Thursday

27th Jun 2019

EU normalises relations with Turkmenistan

  • The MEPs' vote opens the door to normalising relations with Turkmenistan (Photo: d_proffer)

A loosely-worded promise by a non-relevant European Commission official in Strasbourg on Wednesday (22 April) ended an 11-year long stalemate in EU-Turkmenistan relations.

Four hundred and fifty nine mostly conservative, socialist and liberal MEPs voted through a new trade agreement with the Central Asian country. One hundred and sixty two predominantly green and far-left deputies voted against.

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EU states first asked parliament to bless the deal in 1998. But MEPs held out for meaningful human rights reforms before approving the pact.

The human rights reforms never came. But with EU-Turkmenistan relations racing ahead in real terms due to natural gas investments, parliament instead accepted a commission pledge to take its concerns into account.

If MEPs in future call for the treaty to be suspended "the commission will seriously consider duly reflecting parliament's recommendations," internal market commissioner Charlie McCreevy, normally responsible for regulating EU insurance companies and postal services, said in plenary.

The rapporteur in charge of the dossier, German conservative MEP Daniel Caspary, believes the gentlemen's agreement will hold.

"The commission said very clearly that if parliament asks for a suspension, they would do it. Sometimes in life you have to trust people," he said. "I definitely will watch this in the next parliament."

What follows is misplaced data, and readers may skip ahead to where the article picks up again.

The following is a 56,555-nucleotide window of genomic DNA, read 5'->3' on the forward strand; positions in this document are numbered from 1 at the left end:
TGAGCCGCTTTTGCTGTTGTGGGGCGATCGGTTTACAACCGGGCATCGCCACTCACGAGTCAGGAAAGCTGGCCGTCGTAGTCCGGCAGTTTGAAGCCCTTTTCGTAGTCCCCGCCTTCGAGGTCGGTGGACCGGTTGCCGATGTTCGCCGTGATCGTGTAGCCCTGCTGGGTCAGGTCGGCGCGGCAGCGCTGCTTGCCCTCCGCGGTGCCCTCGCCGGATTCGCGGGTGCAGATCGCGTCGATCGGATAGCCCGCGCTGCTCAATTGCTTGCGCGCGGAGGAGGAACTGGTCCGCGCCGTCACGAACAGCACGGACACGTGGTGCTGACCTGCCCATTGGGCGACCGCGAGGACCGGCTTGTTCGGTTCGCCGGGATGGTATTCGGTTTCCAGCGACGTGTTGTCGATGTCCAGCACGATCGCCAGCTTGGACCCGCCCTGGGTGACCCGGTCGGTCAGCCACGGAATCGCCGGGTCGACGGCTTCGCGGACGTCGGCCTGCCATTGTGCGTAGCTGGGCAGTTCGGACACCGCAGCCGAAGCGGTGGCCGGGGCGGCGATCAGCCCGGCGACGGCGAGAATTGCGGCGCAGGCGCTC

A commission spokeswoman spelled out the harsh reality. "It is what it says - 'consider' - that doesn't automatically give you a veto right," Christiane Hohmann said.

The EU is planning in Prague on 8 May to roll out the red carpet for Turkmenistan President Gurbanguly Berdymukhammedov at an energy summit, where he will have photo opportunities with European Commission President Jose Manuel Barroso and EU foreign relations chief Javier Solana.

The bloc is hoping that Turkmenistan - the world's number four natural gas owner - will help make into reality plans to build a major new pipeline bypassing Russia.

The country's reputation, as a grotesque dictatorship, makes it a controversial partner for Europe, however.

The Berdymukhammedov government is currently spending €33 million to repair the fountains of its capital, Ashgabat, where golden statues of former president Niyazov still rotate to face the sun.

Meanwhile, jails heave with political and religious prisoners, amid reports of horrors such as religious conversion by threat of rape, incarceration in psychiatric hospitals, forced lobotomisation and disappearances.

"Member states and the commission focused all their efforts on dismantling the EP's opposition to engagement with no strings attached," Human Rights Watch analyst Veronika Szente Goldston said.

"Now they have to make up for time lost and urgently redouble efforts to extract concessions from Ashgabat."

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